What doesn’t get any more coherent, sadly, is the narrative. As the game progresses, you will find other children who travel with you, as well as several large adult-like figures in concealing masks who seem to be opposed to the children, perhaps imprisoning them against their will. Yet nothing falls into place, with no major reveal to clear things up, even up to and including the ending. It’s the kind of story that seems intentionally left open to interpretation, perhaps serving as a large-scale metaphor, but there is so little to put anything into context that any meaning attached to it may simply exist in the developer’s minds.
Even the transformation from bird to child – presumably something that is meant to have some hidden significance – is never explained. On top of that, it doesn’t even feel much like a special ability you have been given, as it can only happen at a handful of locations where you are able to interact with the gold substance, while the transformation back into a bird occurs anytime you fall more than a few feet, which feels like an aggravating punishment for every small misstep during the platforming segments. Sluggish jumping controls while in human form make this more of a curse than a useful feature, as it repeatedly forces you to backtrack to the last transformation point and then retread the same path back to where you fell. The lack of story actually ceased to be important as I resigned myself to simply forging ahead, wanting to reach the end sooner rather than later.
Since the narrative is so vague, the reason for moving onward is never clear, but move onward you must. The aggravating platforming only makes up a small part of this forward momentum, though the mechanics in other levels aren’t much more enjoyable. One chapter tasks you with pushing a large ball of gold through city ruins even as it changes the immediate environment with its transformative energy, while a violent thunderstorm whips all around and hurls lightning through the sky. Near the game’s end, you’ll ascend a tall tower by scaling randomly-generating inclines and bits of ground. A few navigation puzzles exist in the form of “how do I reach the end of the area?”, and some players will find enjoyment from the sheer act of discovering new fantastical environments, though the exploration is shallow and doesn’t offer any actual fun gameplay in the process.
It is when taking flight to peruse the wide-open vistas or cavernous underground spaces, barren as they may be, that Vane looks its best.There’s a quiet mystery in this emptiness, and the occasional crumbling staircase built into a cliffside or the aging towers still standing here and there suggest that this may be a post-apocalyptic tale of some kind. Each level teases a new potential piece of the backstory – who are the masked and robed figures? – but vague hints do not a story make. Still, the stylized environments are nice, and the bird’s-eye perspective really makes their scope apparent. They’re a bit reminiscent of the grand but desolate spaces found in Team Ico’s games.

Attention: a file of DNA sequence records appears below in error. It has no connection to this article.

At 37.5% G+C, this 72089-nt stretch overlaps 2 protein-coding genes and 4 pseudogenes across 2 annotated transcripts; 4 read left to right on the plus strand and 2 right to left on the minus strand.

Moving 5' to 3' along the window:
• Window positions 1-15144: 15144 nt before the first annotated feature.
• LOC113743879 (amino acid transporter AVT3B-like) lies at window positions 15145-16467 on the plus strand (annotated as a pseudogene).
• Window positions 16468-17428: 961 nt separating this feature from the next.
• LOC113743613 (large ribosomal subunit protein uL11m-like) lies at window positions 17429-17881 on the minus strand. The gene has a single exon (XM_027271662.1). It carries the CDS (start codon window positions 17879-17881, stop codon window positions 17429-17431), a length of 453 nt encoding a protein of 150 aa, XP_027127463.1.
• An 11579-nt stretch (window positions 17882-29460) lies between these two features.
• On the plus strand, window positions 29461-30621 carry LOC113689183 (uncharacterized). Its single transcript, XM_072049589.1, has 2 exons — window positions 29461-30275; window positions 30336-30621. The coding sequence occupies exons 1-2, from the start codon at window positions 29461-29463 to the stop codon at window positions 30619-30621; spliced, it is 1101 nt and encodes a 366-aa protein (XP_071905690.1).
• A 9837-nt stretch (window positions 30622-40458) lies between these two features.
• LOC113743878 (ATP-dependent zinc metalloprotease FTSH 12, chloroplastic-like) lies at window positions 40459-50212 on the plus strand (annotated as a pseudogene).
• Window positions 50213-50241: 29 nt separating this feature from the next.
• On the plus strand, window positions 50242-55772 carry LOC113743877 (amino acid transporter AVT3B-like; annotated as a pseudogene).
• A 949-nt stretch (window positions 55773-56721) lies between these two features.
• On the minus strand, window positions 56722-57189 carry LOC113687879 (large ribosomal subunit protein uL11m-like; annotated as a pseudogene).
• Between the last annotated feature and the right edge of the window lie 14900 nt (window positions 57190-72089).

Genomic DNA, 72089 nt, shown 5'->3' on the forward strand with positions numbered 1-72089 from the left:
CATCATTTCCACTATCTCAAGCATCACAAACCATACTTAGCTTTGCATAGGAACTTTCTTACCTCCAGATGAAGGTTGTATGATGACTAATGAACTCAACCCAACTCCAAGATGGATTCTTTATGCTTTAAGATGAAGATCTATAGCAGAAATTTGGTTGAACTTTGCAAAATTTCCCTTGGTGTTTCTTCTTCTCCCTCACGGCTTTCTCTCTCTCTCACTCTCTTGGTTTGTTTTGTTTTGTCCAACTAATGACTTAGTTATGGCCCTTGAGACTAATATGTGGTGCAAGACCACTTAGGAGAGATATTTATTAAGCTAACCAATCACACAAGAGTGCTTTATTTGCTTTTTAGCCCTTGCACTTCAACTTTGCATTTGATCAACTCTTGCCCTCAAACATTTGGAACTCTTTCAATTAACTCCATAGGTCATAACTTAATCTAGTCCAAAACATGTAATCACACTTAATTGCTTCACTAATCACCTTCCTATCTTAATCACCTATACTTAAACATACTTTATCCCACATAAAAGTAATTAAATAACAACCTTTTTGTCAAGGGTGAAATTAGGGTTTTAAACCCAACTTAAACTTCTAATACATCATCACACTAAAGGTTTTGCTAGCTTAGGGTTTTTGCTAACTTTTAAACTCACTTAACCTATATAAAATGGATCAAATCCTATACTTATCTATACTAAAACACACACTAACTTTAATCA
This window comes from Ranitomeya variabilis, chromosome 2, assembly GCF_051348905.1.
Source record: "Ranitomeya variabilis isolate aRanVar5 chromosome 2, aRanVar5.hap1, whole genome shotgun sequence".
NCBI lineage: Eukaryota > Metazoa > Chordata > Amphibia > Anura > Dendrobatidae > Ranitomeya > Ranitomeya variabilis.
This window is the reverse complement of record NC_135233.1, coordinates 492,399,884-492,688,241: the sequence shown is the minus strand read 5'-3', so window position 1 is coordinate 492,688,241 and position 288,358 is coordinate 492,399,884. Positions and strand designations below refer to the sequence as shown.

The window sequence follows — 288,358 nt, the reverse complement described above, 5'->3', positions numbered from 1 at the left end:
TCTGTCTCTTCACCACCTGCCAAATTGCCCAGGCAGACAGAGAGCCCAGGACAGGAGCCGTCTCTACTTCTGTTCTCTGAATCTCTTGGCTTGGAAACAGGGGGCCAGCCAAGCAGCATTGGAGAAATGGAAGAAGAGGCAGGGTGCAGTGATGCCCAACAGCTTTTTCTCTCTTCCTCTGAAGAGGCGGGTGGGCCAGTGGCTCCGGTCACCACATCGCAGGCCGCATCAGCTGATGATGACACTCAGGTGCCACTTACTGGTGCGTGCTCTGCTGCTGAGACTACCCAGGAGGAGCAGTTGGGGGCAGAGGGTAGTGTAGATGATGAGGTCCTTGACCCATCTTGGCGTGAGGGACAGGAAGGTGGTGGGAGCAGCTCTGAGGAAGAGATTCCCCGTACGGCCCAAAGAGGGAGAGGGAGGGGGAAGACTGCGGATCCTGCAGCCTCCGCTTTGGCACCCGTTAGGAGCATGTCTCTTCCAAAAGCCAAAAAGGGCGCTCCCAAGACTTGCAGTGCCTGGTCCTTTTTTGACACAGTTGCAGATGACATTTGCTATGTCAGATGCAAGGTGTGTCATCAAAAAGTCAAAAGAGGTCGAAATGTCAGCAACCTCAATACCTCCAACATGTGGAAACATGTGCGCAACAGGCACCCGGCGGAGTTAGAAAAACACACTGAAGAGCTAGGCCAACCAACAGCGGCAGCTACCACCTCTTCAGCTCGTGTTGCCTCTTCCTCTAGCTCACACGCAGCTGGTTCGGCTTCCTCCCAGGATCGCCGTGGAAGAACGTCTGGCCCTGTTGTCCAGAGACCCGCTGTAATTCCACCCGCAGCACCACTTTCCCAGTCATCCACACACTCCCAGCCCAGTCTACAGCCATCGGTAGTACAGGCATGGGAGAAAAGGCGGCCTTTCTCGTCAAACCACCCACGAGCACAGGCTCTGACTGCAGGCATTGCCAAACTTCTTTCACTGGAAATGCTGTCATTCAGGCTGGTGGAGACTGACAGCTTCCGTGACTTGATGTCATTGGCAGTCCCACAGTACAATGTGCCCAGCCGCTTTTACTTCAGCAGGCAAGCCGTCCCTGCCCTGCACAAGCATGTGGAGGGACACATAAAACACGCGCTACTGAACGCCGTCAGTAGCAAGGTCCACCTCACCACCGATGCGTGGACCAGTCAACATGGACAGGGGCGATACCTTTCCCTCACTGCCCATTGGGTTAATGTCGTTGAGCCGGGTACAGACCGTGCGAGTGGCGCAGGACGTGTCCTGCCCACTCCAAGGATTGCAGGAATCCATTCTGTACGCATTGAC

On foot, however, it’s a different story. Up close and personal, the textures don’t hold up nearly as well, and there’s an odd pulsing effect seen in most chapters, usually tied to one of the golden objects as it warps the space around it. Though it’s consistent and therefore intentional, the effect doesn’t hold up under scrutiny, causing objects in the environment (or sometimes just jagged parts of them) to jump and shiver around. The first time I saw it, I honestly thought the game’s engine was dangerously close to crashing entirely. A few areas also see architecture spontaneously spring into being, rising up from level ground – a disconcerting surprise that makes it hard to plan movement more than two paces ahead.
The soundscape generally restricts itself to natural ambience and some effects when things get shaky. The quiet expansiveness of wind and birds during early exploration is soothing, giving way to charged silence in the wide, echoey underground spaces, and unsettling noises during the more chaotic storm scenes. Synthesized tunes play during select moments, but are few and far between. Voice-overs are limited to the child calling out to the other children during cooperative moments; the same goes for quorking while in bird form. In all, the audio does a good portion of the heavy lifting in creating the game’s surreal world.
The problem with Vane isn’t that it’s too ambitious for its own good, but rather that it aims its ambitions in directions that don’t work very well for the genre it plonks itself into. The open-world design, while visually pleasing and momentarily enthralling, cuts short its own storytelling potential, a problem further exacerbated by the extreme hands-off approach to guiding its players. Rather than deriving interest and challenge from puzzle-solving, frustration is born from puzzling out gameplay mechanics and objectives, and the narrative that should tie everything together is instead nothing but a giant question mark. In the end, Vane topples under the weight of these shortcomings, much like its titular namesake does during the game’s early stages.